In the Old West town of Fairplay (elevation: 9,953 feet), I pulled over. With hours of slick mountain passes ahead, we decided to stop here and miss our first night in the yurt. Above us, the giant letters H-O-T-E-L emerged cinematically from the gloom. We took it as serendipity and checked into the historic, allegedly haunted Hand Hotel, where the staff wore masks and our tiny Western-style room was named for a 19th-century madam.
Soon we realized that we were snowed in at “South Park,” the indecent animated series that uses Fairplay, in Park County, as its visual reference. Naturally, one of the only open businesses in town was a legal cannabis dispensary.
Base for exploring
The next morning, the road was clear and we crossed the soaring Continental Divide at Monarch Pass (11,312 feet) on the way to our glamping yurt. Located in a semi-off-grid development in tiny Sapinero (7,620 feet), the deluxe canvas structure overlooked snowy mountains and the 20-mile-long Blue Mesa Reservoir, the largest lake in a state with few big ones.
By night, we cooked on a grill and then zipped the canvas shut to focus our energies on feeding the wood stove for heat. The fire died down as we slept, but the king-size memory foam mattress helped keep us warm until dawn. One evening, our Airbnb host welcomed us into his nearby hot tub, where the Milky Way arched vividly overhead.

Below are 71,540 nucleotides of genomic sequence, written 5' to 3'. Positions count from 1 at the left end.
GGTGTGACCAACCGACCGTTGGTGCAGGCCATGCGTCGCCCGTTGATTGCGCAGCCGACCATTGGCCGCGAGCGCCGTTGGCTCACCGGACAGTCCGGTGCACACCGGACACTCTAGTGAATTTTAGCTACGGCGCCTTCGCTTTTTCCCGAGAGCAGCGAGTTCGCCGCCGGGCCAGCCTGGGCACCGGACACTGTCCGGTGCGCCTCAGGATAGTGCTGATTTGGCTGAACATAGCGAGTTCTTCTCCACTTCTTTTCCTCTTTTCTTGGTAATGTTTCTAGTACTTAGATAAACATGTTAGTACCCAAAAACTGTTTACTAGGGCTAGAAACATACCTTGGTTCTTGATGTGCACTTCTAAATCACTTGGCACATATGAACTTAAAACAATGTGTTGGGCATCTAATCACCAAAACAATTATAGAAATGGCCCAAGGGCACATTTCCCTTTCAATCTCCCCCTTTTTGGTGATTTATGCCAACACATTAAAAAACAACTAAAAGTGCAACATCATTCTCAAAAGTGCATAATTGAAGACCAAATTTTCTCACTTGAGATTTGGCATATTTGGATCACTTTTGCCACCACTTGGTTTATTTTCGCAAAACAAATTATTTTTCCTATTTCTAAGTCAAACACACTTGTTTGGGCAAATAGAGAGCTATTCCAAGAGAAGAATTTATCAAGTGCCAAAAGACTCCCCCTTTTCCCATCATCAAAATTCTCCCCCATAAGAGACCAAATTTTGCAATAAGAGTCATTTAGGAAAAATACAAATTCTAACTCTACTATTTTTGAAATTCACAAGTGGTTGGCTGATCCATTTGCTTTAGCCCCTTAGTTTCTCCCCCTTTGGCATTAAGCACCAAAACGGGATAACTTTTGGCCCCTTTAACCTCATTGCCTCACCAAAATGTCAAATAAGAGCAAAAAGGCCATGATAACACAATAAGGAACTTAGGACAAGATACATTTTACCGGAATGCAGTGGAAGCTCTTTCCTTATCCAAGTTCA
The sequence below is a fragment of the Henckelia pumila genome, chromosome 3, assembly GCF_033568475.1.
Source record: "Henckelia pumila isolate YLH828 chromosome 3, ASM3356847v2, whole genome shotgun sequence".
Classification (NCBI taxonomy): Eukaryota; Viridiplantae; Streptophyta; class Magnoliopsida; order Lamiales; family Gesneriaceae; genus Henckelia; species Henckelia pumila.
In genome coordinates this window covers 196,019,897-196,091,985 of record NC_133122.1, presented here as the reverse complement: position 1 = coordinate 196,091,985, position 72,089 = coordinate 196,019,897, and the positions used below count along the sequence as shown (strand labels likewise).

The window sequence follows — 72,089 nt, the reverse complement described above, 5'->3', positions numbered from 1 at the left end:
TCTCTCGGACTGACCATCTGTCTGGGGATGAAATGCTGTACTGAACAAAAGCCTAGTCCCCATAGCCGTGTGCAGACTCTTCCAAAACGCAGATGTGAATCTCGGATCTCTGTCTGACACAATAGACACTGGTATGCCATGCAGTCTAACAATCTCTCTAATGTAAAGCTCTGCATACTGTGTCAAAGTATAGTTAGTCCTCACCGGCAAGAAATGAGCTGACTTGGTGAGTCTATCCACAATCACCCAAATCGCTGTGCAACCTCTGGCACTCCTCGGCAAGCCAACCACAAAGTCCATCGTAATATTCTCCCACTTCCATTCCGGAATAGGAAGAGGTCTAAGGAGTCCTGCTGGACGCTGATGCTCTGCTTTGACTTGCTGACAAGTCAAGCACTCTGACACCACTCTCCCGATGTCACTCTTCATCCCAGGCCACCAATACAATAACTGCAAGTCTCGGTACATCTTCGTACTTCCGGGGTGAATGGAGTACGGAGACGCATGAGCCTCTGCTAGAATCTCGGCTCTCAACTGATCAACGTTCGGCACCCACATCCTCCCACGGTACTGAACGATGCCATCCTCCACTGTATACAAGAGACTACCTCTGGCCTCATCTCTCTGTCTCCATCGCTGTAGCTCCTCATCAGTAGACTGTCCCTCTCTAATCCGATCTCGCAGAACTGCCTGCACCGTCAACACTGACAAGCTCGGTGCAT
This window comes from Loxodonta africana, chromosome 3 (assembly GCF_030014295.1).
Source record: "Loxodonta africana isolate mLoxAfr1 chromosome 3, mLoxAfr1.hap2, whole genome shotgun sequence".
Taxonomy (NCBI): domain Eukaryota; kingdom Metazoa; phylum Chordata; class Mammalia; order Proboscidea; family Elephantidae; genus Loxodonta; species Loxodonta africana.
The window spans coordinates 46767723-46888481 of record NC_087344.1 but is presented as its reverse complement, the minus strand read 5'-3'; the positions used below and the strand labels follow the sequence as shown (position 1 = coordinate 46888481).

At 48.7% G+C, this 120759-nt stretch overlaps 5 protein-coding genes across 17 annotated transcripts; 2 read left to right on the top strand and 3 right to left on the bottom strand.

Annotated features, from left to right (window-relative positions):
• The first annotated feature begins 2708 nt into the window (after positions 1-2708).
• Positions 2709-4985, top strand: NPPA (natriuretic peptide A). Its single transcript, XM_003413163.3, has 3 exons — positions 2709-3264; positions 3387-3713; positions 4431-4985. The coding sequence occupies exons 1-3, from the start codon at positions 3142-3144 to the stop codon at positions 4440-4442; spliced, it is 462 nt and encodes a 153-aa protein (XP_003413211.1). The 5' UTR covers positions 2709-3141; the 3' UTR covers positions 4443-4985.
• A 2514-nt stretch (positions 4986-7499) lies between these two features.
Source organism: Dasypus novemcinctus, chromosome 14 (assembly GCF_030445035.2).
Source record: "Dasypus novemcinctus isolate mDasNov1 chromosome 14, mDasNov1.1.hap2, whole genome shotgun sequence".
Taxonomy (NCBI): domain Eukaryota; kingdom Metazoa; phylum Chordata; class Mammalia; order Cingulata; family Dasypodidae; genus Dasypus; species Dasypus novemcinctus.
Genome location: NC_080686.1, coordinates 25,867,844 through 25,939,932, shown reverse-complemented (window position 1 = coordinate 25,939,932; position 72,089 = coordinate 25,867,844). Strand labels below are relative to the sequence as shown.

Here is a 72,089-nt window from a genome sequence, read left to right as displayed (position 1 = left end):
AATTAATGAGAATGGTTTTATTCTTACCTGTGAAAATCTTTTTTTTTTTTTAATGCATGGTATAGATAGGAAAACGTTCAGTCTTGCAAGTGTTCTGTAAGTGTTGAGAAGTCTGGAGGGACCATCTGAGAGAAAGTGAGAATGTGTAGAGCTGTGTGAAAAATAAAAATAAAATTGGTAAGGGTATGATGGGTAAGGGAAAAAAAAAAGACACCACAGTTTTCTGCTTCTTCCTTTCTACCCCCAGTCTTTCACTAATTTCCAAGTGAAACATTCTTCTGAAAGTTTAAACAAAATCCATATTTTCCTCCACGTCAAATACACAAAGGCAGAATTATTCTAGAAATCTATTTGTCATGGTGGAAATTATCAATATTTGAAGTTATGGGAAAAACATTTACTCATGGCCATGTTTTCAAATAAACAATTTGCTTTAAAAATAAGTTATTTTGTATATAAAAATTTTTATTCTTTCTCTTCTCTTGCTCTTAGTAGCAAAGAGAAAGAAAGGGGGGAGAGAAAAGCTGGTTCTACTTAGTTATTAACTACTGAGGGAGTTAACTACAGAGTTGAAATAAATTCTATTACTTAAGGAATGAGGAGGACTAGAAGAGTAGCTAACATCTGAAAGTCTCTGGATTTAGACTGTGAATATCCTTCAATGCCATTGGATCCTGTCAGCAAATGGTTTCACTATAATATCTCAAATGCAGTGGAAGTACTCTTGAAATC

Mostly, the yurt was a perfect base for day trips to explore the diversity of Colorado’s Western Slope. At Black Canyon of the Gunnison, we marveled at how the Gunnison River carved a deep, narrow trench in black rock, flecked with bright stripes of pink quartz known as pegmatite dikes. In Crested Butte, we stopped for a Himalayan lunch at Sherpa Cafe, then hiked at the base of nearby Snodgrass Mountain, where a second snowfall pelted us in a forest of pine and aspen.
We reluctantly checked out on Friday and decided to take a long, meandering way out of Colorado, starting with the West Elk Loop Scenic Byway — a personal Top 3 all-time scenic drive. The dominant imagery changed by the hour, from vertiginous views of Black Canyon, to an 800-foot igneous spire known as Needle Rock (a sort of mini-Devils Tower), to the bright hippie enclave of Paonia, where we stopped for ice cream, to the abruptly red-ochre mountains outside Glenwood Springs. Summer weather had returned, and the long drive made for my favorite day of the trip.
We wrapped up the day with a debatably risky indulgence: a sunset soak at Iron Mountain Hot Springs in Glenwood Springs. Wading in the natural hot spring pools felt almost inexcusable during a pandemic, even in an area with few COVID cases. Still, bathers wore masks while moving among the reduced-capacity outdoor pools, and physical distance was honored.
This was Colorado summer tourism in a nutshell: Be a little more careful than most places, and we’ll be happy to come.